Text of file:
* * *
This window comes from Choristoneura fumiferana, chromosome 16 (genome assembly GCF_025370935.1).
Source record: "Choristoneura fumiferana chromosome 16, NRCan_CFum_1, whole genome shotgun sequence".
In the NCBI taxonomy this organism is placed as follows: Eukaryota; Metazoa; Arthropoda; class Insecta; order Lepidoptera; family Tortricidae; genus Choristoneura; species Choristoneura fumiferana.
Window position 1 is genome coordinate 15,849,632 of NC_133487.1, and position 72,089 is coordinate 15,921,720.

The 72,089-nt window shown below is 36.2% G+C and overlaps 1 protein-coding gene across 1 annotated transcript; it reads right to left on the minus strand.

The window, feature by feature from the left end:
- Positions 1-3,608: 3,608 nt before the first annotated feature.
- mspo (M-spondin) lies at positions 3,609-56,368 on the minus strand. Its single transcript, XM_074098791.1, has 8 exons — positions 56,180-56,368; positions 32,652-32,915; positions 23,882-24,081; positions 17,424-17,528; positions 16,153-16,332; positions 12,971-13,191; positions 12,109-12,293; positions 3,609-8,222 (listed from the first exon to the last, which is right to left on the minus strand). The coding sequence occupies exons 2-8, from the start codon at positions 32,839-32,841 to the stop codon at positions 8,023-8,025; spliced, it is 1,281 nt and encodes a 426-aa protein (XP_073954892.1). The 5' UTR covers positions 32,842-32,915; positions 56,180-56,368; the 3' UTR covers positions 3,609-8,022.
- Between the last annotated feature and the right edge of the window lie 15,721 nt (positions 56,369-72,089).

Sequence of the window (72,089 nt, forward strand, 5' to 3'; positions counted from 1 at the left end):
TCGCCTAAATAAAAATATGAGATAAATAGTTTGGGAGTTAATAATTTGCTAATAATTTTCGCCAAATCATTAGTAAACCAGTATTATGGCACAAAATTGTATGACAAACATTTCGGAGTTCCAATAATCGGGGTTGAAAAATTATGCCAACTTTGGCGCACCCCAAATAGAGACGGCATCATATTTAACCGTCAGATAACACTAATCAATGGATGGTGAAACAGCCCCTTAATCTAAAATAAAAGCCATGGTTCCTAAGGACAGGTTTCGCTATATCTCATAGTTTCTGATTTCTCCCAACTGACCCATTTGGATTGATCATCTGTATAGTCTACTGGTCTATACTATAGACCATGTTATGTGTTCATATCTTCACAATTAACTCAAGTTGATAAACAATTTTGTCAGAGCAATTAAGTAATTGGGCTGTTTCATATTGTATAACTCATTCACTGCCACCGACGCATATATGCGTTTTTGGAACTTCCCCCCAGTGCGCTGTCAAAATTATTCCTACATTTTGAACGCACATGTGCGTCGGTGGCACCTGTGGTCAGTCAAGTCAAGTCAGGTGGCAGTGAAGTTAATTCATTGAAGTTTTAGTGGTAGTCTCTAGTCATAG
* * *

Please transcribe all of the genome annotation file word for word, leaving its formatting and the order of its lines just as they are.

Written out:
This window comes from Choristoneura fumiferana, chromosome 16 (genome assembly GCF_025370935.1).
Source record: "Choristoneura fumiferana chromosome 16, NRCan_CFum_1, whole genome shotgun sequence".
In the NCBI taxonomy this organism is placed as follows: Eukaryota; Metazoa; Arthropoda; class Insecta; order Lepidoptera; family Tortricidae; genus Choristoneura; species Choristoneura fumiferana.
Window position 1 is genome coordinate 15,849,632 of NC_133487.1, and position 72,089 is coordinate 15,921,720.

The 72,089-nt window shown below is 36.2% G+C and overlaps 1 protein-coding gene across 1 annotated transcript; it reads right to left on the minus strand.

The window, feature by feature from the left end:
- Positions 1-3,608: 3,608 nt before the first annotated feature.
- mspo (M-spondin) lies at positions 3,609-56,368 on the minus strand. Its single transcript, XM_074098791.1, has 8 exons — positions 56,180-56,368; positions 32,652-32,915; positions 23,882-24,081; positions 17,424-17,528; positions 16,153-16,332; positions 12,971-13,191; positions 12,109-12,293; positions 3,609-8,222 (listed from the first exon to the last, which is right to left on the minus strand). The coding sequence occupies exons 2-8, from the start codon at positions 32,839-32,841 to the stop codon at positions 8,023-8,025; spliced, it is 1,281 nt and encodes a 426-aa protein (XP_073954892.1). The 5' UTR covers positions 32,842-32,915; positions 56,180-56,368; the 3' UTR covers positions 3,609-8,022.
- Between the last annotated feature and the right edge of the window lie 15,721 nt (positions 56,369-72,089).

Sequence of the window (72,089 nt, forward strand, 5' to 3'; positions counted from 1 at the left end):
TCGCCTAAATAAAAATATGAGATAAATAGTTTGGGAGTTAATAATTTGCTAATAATTTTCGCCAAATCATTAGTAAACCAGTATTATGGCACAAAATTGTATGACAAACATTTCGGAGTTCCAATAATCGGGGTTGAAAAATTATGCCAACTTTGGCGCACCCCAAATAGAGACGGCATCATATTTAACCGTCAGATAACACTAATCAATGGATGGTGAAACAGCCCCTTAATCTAAAATAAAAGCCATGGTTCCTAAGGACAGGTTTCGCTATATCTCATAGTTTCTGATTTCTCCCAACTGACCCATTTGGATTGATCATCTGTATAGTCTACTGGTCTATACTATAGACCATGTTATGTGTTCATATCTTCACAATTAACTCAAGTTGATAAACAATTTTGTCAGAGCAATTAAGTAATTGGGCTGTTTCATATTGTATAACTCATTCACTGCCACCGACGCATATATGCGTTTTTGGAACTTCCCCCCAGTGCGCTGTCAAAATTATTCCTACATTTTGAACGCACATGTGCGTCGGTGGCACCTGTGGTCAGTCAAGTCAAGTCAGGTGGCAGTGAAGTTAATTCATTGAAGTTTTAGTGGTAGTCTCTAGTCATAG